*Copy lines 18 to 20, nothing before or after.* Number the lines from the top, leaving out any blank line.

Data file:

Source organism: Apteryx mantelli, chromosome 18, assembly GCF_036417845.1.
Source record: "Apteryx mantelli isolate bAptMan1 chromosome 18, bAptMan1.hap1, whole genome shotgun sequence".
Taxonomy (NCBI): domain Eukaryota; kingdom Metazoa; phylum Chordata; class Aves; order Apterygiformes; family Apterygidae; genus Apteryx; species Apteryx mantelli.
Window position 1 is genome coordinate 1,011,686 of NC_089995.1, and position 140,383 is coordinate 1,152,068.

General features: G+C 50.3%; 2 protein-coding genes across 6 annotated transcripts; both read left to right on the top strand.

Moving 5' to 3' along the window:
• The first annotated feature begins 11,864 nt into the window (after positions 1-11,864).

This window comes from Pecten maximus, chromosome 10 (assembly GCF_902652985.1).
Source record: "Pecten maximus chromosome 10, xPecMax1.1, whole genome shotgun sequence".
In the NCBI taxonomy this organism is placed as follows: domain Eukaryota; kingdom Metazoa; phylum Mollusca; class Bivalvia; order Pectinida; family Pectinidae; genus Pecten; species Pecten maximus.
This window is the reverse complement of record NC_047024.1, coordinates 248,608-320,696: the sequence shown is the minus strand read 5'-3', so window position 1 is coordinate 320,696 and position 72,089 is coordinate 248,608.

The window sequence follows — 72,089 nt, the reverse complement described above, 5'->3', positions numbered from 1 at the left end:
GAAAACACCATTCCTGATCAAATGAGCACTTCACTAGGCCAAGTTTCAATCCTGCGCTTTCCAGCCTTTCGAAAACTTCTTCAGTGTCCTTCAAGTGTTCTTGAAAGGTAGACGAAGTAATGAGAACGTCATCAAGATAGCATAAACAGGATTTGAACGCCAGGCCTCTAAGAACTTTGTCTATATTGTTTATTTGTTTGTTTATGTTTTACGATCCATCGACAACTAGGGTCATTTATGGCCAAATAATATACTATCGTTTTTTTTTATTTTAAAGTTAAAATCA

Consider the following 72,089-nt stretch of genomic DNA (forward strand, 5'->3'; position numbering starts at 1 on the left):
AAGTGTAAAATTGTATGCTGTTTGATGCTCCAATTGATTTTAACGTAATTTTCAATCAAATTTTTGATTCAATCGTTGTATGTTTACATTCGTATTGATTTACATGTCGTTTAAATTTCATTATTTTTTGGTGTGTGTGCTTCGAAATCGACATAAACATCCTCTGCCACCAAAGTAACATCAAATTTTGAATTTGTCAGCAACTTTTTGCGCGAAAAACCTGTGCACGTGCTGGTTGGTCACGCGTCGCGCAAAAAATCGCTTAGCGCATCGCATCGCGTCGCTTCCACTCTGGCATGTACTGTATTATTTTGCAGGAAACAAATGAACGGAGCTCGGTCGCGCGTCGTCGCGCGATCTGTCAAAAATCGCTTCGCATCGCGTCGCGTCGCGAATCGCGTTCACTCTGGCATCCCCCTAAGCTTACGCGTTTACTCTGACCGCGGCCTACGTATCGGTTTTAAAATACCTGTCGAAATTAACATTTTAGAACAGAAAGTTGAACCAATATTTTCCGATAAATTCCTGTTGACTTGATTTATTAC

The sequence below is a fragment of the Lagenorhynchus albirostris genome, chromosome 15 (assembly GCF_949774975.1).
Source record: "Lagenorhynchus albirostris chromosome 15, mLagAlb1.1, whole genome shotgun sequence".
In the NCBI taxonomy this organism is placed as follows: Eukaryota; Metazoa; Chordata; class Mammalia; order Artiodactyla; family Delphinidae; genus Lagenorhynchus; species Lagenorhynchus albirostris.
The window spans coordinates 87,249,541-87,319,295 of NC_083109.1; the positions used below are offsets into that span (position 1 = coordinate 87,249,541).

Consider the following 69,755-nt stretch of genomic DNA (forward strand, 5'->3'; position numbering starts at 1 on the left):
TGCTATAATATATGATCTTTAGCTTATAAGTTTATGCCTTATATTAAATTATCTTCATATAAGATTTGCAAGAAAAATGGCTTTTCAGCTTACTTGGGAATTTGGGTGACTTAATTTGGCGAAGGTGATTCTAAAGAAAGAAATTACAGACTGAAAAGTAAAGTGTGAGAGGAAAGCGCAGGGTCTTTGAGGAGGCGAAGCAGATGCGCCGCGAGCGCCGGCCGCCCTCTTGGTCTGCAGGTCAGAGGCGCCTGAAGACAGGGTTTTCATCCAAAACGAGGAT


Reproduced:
In the NCBI taxonomy this organism is placed as follows: Eukaryota; Metazoa; Chordata; class Mammalia; order Artiodactyla; family Delphinidae; genus Lagenorhynchus; species Lagenorhynchus albirostris.
The window spans coordinates 87,249,541-87,319,295 of NC_083109.1; the positions used below are offsets into that span (position 1 = coordinate 87,249,541).

Consider the following 69,755-nt stretch of genomic DNA (forward strand, 5'->3'; position numbering starts at 1 on the left):